Blackhawks Hall of Fame defenseman Pierre Pilote dies at 85
The three-time Norris Trophy winner won the Stanley Cup with Chicago in 1961.
Pierre Pilote, a Hockey Hall of Fame defenseman who won the Stanley Cup in 1961 with the Chicago Blackhawks, died Saturday in a hospital in Barrie, Ontario, after a months-long battle with cancer. He was 85.
Pilote did not make his NHL debut until he was 24 years old, first appearing for the Blackhawks in the 1955-56 season. He became a fixture on the Hawks’ blue line for the rest of that decade and most of the 1960s, playing in 820 games for Chicago.
Pilote won the Norris Trophy in three consecutive seasons from 1963-1965 as the NHL’s best defenseman, and was a crucial part of the Hawks’ 1961 Stanley Cup victory before being named the team’s captain in the following season. He famously paired with Elmer Vasko for much of his time in Chicago, forming one of the top defensive pairings in the league at that time.
"The Chicago Blackhawks offer our sincere condolences to the family of Pierre Pilote as we mourn his passing,” the team said in a statement. “Pierre was one of the most decorated defenseman in NHL history and was a valuable member of the 1961 Stanley Cup championship team. He will be remembered for his toughness, leadership and reliability on the ice, as proven by his captaincy and streak of 376 consecutive games played. We will forever be grateful for his incredible contribution to the Blackhawks and the game of hockey."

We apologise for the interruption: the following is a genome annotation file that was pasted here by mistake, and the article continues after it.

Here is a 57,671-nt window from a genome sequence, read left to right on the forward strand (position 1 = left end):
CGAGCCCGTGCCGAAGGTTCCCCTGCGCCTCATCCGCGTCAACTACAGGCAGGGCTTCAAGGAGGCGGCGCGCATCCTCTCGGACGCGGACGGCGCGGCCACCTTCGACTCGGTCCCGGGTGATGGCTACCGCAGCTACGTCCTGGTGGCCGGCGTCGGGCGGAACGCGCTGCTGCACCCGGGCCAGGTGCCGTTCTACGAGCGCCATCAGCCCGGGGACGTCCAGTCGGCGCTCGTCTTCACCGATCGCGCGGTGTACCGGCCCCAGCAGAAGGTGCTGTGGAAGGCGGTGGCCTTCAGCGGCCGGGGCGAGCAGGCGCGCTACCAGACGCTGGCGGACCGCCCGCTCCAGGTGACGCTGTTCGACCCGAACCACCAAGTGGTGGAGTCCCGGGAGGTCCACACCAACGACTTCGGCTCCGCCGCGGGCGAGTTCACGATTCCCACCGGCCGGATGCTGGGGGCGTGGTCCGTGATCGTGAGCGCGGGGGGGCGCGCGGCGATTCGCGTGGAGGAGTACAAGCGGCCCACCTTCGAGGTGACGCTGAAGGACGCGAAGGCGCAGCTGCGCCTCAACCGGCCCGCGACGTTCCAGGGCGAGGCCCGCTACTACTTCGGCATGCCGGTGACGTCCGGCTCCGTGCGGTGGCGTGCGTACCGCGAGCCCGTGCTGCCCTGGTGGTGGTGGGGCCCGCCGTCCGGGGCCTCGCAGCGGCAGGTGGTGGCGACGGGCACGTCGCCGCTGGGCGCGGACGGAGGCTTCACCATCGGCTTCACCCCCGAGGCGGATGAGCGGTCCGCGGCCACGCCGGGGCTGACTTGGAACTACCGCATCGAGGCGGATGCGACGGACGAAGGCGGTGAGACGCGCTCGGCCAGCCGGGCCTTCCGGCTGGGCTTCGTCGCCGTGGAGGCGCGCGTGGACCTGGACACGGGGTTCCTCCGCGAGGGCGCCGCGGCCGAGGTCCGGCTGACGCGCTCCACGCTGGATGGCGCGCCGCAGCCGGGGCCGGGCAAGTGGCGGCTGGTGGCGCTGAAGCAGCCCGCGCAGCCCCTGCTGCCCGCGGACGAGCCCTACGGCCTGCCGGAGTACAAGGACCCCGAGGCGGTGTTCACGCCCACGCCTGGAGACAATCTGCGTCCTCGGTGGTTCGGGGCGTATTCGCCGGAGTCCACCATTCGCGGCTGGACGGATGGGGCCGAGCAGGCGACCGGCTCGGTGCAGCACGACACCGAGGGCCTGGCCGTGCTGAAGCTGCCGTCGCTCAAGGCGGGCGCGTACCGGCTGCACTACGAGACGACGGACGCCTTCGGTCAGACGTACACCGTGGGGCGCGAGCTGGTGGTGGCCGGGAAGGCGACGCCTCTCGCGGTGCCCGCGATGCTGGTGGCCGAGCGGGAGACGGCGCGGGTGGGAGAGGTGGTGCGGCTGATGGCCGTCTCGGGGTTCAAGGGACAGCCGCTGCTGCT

After his career, the eight-time All-Star was inducted into the Hockey Hall of Fame in 1975. Chicago retired Pilote’s No. 3 on November 12, 2008, during a jointed ceremony with Keith Magnuson, who wore the same number during his Chicago career.
Here's an old Sun-Times photo of Bobby Hull, Reg Fleming and Pierre Pilote (right) checking out the Stanley Cup after winning it in 1961. pic.twitter.com/w8duYwLzIR— Mark Lazerus (@MarkLazerus) September 10, 2017
The Pilote family released the following statement from the Hawks:
"We are saddened with the passing of our father, but our family will always remember the Blackhawks organization for providing us with so many special moments. We are so proud of what our father accomplished in his professional career and thankful that his legacy will be preserved with the retirement of his No. 3 by the team."